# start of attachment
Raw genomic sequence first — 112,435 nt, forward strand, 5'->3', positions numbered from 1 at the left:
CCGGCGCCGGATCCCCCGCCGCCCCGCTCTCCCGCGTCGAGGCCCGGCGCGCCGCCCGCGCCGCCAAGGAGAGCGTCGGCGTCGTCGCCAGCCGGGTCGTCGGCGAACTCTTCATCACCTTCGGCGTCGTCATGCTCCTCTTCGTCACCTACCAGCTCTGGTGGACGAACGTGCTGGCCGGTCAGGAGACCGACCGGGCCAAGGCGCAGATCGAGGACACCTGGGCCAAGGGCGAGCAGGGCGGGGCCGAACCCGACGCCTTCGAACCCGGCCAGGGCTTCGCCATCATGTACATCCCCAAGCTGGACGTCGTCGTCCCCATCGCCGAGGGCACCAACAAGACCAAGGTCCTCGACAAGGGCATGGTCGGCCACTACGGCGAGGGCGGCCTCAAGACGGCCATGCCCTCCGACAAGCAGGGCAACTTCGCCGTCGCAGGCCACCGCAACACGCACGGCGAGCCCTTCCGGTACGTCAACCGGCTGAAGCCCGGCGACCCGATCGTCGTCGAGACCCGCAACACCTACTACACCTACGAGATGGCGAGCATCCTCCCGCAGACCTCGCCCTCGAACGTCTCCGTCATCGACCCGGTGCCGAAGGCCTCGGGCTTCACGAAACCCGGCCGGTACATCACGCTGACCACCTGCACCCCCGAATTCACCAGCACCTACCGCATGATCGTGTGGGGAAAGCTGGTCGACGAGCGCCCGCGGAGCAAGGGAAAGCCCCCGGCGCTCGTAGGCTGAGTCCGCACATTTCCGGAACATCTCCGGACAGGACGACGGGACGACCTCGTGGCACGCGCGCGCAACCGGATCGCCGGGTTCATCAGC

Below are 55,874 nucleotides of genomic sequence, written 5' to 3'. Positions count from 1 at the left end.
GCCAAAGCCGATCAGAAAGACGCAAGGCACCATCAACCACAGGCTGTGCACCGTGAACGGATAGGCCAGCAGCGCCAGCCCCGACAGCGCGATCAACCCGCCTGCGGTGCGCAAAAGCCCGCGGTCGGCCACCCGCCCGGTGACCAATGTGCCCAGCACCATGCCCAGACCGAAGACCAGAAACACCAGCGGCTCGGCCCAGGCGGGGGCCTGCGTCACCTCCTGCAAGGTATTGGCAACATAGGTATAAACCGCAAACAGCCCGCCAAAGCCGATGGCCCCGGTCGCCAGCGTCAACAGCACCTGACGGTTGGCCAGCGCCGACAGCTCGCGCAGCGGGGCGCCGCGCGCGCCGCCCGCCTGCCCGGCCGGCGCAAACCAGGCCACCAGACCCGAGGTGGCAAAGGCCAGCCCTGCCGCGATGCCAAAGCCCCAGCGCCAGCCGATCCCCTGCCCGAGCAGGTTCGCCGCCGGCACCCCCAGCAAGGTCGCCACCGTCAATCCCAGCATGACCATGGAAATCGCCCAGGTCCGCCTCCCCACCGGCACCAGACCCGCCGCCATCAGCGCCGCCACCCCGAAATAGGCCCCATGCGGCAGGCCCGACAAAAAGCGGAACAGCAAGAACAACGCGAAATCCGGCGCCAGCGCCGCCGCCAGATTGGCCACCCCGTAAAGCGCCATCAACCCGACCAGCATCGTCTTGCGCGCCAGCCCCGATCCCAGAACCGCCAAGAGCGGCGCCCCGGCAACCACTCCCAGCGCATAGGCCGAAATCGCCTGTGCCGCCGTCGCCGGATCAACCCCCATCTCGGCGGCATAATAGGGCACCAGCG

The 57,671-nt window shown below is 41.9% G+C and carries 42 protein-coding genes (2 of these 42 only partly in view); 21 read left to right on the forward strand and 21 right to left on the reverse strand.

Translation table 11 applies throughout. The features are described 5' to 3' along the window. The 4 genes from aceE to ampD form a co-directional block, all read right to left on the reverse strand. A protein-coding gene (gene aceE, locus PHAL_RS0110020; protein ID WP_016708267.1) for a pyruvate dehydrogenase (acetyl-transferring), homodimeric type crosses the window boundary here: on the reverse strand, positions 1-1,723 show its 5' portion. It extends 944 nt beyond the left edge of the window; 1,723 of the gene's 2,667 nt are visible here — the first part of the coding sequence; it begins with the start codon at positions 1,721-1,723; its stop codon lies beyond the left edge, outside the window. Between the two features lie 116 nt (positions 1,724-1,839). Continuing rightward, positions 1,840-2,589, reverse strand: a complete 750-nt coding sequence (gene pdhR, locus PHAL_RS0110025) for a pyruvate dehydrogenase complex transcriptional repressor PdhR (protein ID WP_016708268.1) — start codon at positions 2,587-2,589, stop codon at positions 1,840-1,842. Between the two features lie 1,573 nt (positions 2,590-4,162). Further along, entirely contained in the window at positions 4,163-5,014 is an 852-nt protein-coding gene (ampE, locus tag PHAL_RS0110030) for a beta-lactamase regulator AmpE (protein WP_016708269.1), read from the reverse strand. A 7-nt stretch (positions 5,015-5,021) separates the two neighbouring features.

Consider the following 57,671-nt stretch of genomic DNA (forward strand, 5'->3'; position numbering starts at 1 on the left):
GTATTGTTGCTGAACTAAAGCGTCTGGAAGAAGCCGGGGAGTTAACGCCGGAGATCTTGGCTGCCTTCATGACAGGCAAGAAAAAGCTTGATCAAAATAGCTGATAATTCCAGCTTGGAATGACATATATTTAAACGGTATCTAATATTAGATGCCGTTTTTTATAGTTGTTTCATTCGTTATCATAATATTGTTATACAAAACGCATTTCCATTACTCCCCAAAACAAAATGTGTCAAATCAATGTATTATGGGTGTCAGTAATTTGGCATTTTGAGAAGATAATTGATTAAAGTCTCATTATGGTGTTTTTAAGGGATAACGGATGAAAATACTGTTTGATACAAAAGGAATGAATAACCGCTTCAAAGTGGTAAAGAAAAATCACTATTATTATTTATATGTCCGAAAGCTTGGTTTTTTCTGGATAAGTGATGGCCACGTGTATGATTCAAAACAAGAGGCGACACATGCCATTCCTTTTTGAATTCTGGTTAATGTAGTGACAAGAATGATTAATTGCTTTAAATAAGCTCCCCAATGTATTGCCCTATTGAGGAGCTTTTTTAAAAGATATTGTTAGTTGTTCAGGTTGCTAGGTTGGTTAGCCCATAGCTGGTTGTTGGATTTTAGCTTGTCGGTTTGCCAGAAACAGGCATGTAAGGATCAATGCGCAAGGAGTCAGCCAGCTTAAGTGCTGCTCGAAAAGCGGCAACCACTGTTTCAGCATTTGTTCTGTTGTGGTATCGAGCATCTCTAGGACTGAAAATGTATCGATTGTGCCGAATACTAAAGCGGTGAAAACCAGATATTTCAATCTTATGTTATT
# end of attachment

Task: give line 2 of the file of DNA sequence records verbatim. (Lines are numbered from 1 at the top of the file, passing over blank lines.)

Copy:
CCGGCGCCGGATCCCCCGCCGCCCCGCTCTCCCGCGTCGAGGCCCGGCGCGCCGCCCGCGCCGCCAAGGAGAGCGTCGGCGTCGTCGCCAGCCGGGTCGTCGGCGAACTCTTCATCACCTTCGGCGTCGTCATGCTCCTCTTCGTCACCTACCAGCTCTGGTGGACGAACGTGCTGGCCGGTCAGGAGACCGACCGGGCCAAGGCGCAGATCGAGGACACCTGGGCCAAGGGCGAGCAGGGCGGGGCCGAACCCGACGCCTTCGAACCCGGCCAGGGCTTCGCCATCATGTACATCCCCAAGCTGGACGTCGTCGTCCCCATCGCCGAGGGCACCAACAAGACCAAGGTCCTCGACAAGGGCATGGTCGGCCACTACGGCGAGGGCGGCCTCAAGACGGCCATGCCCTCCGACAAGCAGGGCAACTTCGCCGTCGCAGGCCACCGCAACACGCACGGCGAGCCCTTCCGGTACGTCAACCGGCTGAAGCCCGGCGACCCGATCGTCGTCGAGACCCGCAACACCTACTACACCTACGAGATGGCGAGCATCCTCCCGCAGACCTCGCCCTCGAACGTCTCCGTCATCGACCCGGTGCCGAAGGCCTCGGGCTTCACGAAACCCGGCCGGTACATCACGCTGACCACCTGCACCCCCGAATTCACCAGCACCTACCGCATGATCGTGTGGGGAAAGCTGGTCGACGAGCGCCCGCGGAGCAAGGGAAAGCCCCCGGCGCTCGTAGGCTGAGTCCGCACATTTCCGGAACATCTCCGGACAGGACGACGGGACGACCTCGTGGCACGCGCGCGCAACCGGATCGCCGGGTTCATCAGC